WASHINGTON, DC (WUSA9) -- There is comfort in this room, and there is joy. But, it took years of walking through dark tunnels for William Kellibrew to finally see the light.
"My world ended as I knew it," he says.
More than 30 years ago when William was just 6, someone he trusted, pierced his soul.
"This was my mother's friend, neighbor, was supposed to fix my bicycle. And lured me into the apartment alone. And when I left, i had been shut down, completely, violently sexually assaulted that day," says William Kellibrew.
He didn't say a word about it. But, there were signs that William had changed.
"I started to wet the bed. I wet the bed up to 13 years old. I describe it to people as someone reaching inside of you and taking everything you have and pulling it out of you and putting it on the floor," he says.
William suffered in silence. Four years later, at the tender age of 10, he endured another blow.
Kellibrew says, "My mom's ex-boyfriend was dragging her down the street by her two wrists and my 12 year old brother was on the other side of my mom trying to pull her back the other way."
William's mother was trying to hide from Marshall Williams. But, he found her.
"I remember her yelling at him. And, he just silenced her. He, he shot her. He shot her right in the face," he says.
William's brother, Tony was next. And soon, William stared down the barrel of a killer's gun, trying to make the case to survive.
He says, "I just said please don't kill me. Please don't kill me. I'll do anything."
That day was a turning point in William's life. It could have been the breaking point.
"This is happening everyday, all the time time, and we need our community to pay attention to children, to care for children and to come around to protect them," says Michele Booth Cole.
Michele Booth Cole is the Executive Director for Safe Shores. The organization serves children who bear the scars of physical and sexual abuse. Cole says it often comes from the very people children trust the most.
"They groom children by giving them gifts, by giving them compliments, by giving them special attention. They also groom the adults around children so that they will trust them with their children," she says.
One in 10 children experience child sexual abuse before their 18th birthday. So, each month Safe Shores hosts a free class to educate parents, caregivers and the community on how to spot and stop the hands that hurt.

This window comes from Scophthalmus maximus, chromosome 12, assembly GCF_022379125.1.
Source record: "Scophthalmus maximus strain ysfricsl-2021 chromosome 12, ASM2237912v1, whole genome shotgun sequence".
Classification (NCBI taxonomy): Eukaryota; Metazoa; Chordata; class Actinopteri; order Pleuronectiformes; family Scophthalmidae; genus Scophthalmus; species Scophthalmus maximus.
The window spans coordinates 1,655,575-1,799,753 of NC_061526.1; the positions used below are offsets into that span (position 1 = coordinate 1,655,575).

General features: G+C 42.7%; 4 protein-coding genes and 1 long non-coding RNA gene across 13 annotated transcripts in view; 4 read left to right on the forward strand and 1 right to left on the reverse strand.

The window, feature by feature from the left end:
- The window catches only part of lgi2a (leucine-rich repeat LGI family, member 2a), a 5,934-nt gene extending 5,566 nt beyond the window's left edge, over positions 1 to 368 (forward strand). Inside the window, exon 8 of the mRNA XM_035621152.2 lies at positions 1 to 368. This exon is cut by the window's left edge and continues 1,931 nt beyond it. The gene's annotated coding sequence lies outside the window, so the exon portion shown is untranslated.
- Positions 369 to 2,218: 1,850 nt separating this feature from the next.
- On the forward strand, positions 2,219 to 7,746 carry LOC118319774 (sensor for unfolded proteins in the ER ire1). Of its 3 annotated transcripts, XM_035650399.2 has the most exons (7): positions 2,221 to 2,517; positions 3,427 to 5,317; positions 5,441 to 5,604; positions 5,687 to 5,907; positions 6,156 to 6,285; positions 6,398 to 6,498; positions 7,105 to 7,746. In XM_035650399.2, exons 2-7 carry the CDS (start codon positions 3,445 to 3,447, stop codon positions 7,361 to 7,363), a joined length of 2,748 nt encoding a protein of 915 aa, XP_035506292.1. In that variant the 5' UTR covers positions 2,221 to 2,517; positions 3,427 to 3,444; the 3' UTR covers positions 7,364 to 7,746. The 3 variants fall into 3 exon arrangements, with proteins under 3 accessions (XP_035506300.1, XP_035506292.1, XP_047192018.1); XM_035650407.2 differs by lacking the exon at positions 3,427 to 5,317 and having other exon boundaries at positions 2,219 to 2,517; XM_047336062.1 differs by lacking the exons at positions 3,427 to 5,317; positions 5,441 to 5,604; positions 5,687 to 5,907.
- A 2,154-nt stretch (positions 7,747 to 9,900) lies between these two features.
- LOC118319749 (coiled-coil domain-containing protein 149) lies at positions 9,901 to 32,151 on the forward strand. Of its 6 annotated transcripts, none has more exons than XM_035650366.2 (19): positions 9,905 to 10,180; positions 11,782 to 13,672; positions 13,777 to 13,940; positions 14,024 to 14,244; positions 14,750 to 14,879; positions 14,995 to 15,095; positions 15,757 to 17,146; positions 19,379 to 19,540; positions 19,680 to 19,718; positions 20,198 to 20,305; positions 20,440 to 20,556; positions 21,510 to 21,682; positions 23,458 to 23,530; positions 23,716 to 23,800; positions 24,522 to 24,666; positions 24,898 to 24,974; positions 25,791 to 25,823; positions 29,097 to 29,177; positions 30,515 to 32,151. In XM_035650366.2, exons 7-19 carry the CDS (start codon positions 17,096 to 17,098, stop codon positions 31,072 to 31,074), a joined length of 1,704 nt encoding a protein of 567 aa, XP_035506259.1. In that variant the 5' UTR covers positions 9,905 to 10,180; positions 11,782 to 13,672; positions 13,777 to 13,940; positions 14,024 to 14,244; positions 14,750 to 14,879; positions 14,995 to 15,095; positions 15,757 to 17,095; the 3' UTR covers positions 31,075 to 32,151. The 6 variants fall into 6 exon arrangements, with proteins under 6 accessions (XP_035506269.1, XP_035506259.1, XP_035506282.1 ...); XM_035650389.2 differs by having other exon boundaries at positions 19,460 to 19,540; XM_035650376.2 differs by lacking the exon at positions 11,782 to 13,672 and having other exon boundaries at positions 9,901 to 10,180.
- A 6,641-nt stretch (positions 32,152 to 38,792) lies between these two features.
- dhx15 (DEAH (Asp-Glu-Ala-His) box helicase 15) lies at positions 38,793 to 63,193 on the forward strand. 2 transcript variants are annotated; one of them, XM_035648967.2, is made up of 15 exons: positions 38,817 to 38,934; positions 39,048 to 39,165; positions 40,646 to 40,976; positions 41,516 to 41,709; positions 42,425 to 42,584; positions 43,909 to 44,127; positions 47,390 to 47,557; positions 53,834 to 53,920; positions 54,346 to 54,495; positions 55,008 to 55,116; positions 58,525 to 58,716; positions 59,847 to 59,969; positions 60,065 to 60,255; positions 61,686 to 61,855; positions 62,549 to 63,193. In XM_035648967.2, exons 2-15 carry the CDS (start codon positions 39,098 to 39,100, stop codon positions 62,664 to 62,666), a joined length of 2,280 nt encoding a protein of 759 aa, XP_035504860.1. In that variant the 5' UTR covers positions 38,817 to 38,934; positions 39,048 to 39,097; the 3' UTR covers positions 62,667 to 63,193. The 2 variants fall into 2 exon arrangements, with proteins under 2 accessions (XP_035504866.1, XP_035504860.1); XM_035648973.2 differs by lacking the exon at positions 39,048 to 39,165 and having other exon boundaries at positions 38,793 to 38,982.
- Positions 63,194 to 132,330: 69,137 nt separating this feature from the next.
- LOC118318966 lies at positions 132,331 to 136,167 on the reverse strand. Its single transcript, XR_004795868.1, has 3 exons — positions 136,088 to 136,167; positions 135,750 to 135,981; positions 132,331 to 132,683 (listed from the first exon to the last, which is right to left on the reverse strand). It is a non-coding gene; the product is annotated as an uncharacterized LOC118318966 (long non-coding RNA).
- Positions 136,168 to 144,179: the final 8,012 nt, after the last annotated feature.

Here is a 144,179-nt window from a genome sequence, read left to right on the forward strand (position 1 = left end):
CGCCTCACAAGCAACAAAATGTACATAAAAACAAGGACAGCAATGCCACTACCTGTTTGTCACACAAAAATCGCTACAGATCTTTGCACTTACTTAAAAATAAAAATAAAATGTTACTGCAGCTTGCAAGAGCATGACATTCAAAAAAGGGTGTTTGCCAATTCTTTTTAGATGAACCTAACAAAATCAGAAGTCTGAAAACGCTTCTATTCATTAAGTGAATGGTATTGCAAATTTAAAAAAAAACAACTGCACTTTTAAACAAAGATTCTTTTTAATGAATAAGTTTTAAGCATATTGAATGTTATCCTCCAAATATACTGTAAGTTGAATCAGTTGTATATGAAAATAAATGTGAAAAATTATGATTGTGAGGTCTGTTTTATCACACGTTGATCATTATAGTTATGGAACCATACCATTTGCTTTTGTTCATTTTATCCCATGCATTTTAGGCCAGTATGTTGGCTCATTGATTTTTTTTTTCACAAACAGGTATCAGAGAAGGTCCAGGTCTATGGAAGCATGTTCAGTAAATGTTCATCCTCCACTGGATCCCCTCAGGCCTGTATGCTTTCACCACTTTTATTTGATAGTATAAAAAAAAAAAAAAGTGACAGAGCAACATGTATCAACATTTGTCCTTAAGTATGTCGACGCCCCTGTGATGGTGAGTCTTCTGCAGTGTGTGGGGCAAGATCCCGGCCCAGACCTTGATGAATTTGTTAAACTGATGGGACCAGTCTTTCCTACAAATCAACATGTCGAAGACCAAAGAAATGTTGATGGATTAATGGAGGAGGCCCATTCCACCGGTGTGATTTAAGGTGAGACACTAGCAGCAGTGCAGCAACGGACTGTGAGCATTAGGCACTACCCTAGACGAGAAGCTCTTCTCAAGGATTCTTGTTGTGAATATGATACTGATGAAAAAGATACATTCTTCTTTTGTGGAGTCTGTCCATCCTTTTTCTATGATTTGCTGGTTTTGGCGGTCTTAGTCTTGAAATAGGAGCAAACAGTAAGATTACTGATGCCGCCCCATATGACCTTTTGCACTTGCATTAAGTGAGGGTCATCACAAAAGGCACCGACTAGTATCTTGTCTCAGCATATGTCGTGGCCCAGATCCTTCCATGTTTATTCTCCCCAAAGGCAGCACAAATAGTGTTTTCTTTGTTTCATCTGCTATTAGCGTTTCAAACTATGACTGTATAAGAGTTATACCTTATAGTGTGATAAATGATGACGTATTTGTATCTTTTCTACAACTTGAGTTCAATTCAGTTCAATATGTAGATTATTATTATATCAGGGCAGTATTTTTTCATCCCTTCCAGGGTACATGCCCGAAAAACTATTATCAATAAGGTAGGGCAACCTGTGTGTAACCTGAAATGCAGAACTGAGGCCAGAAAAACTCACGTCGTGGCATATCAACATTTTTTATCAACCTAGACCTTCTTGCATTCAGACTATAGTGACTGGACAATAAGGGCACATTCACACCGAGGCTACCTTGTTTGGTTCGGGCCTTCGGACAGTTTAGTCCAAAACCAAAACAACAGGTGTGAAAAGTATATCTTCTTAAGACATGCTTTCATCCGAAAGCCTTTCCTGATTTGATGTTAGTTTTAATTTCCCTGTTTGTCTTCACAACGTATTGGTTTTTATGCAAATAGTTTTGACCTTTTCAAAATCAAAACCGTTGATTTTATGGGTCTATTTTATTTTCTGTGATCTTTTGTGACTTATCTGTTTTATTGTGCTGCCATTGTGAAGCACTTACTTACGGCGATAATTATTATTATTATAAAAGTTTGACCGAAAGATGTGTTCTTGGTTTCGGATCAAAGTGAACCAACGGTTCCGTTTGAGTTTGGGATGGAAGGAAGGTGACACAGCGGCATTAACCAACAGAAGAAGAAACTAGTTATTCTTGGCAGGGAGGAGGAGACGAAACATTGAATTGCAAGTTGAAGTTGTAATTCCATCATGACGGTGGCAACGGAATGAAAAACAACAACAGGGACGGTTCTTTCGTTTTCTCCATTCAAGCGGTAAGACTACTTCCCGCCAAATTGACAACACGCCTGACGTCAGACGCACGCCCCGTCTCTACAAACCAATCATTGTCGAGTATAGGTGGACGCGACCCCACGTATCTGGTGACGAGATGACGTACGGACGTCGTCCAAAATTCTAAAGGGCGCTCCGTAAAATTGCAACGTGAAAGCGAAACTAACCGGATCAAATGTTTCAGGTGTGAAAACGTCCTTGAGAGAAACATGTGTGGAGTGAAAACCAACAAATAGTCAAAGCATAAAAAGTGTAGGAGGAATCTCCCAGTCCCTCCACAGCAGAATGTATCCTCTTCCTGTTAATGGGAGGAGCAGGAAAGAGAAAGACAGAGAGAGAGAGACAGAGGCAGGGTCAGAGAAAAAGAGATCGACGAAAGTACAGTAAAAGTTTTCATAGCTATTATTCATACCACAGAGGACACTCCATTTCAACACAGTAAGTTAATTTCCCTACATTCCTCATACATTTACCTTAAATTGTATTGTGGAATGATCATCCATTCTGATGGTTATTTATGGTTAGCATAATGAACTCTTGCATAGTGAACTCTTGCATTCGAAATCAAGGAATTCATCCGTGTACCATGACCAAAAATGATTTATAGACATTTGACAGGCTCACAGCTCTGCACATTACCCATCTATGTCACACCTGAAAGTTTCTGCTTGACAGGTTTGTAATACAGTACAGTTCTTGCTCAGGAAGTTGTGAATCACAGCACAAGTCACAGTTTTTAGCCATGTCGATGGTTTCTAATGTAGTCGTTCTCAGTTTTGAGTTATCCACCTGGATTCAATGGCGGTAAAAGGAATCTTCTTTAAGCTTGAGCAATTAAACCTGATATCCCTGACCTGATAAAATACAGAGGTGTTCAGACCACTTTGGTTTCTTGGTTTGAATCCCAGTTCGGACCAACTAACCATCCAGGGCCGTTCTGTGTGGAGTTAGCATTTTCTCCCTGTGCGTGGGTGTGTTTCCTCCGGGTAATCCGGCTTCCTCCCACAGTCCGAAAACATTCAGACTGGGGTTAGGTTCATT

There are five steps you should know to protect children.
Learning the facts
Talk about it
Recognize the signs
Ultimately, it's that how to react that can be most difficult.
Sudden changes in behavior at home or school are potential signs. Is your child acting differently around certain family members or people they know? Are they more fidgety, easily distracted or acting out? Educator LaGreta Pringle says after taking the course, she'll be looking at her pre-K'ers differently in the classroom.
"Instead of being quick to say, 'Oh, they're in trouble. They're always causing a problem,' I'm now gonna look with a keener set of eyes," she says.
William Kellibrew wishes this class and the comfort of Safe Shores was available for his family. Now, he travels the world speaking out about the signs of abuse, using his life story to advocate for other children.
He says, "I came from a room where my life, I thought, was over to everyday being a beginning."
William is now a White House Champion of Change working to end child sex abuse and domestic violence. He also consults with the government and travels on behalf of a foundation created in his name.
There were moments when he didn't want to live when he literally stopped talking and didn't get therapy until eight years after his abuse.
But, he's had a Phoenix-like rise through the years and is committed to ensuring that other children have safer spaces to live.
WUSA 9's Lesli Foster will delve deeper into this issue tomorrow at 5:00 pm on WUSA 9 News, and talk more about the signs and how adults can intervene to save a child's life.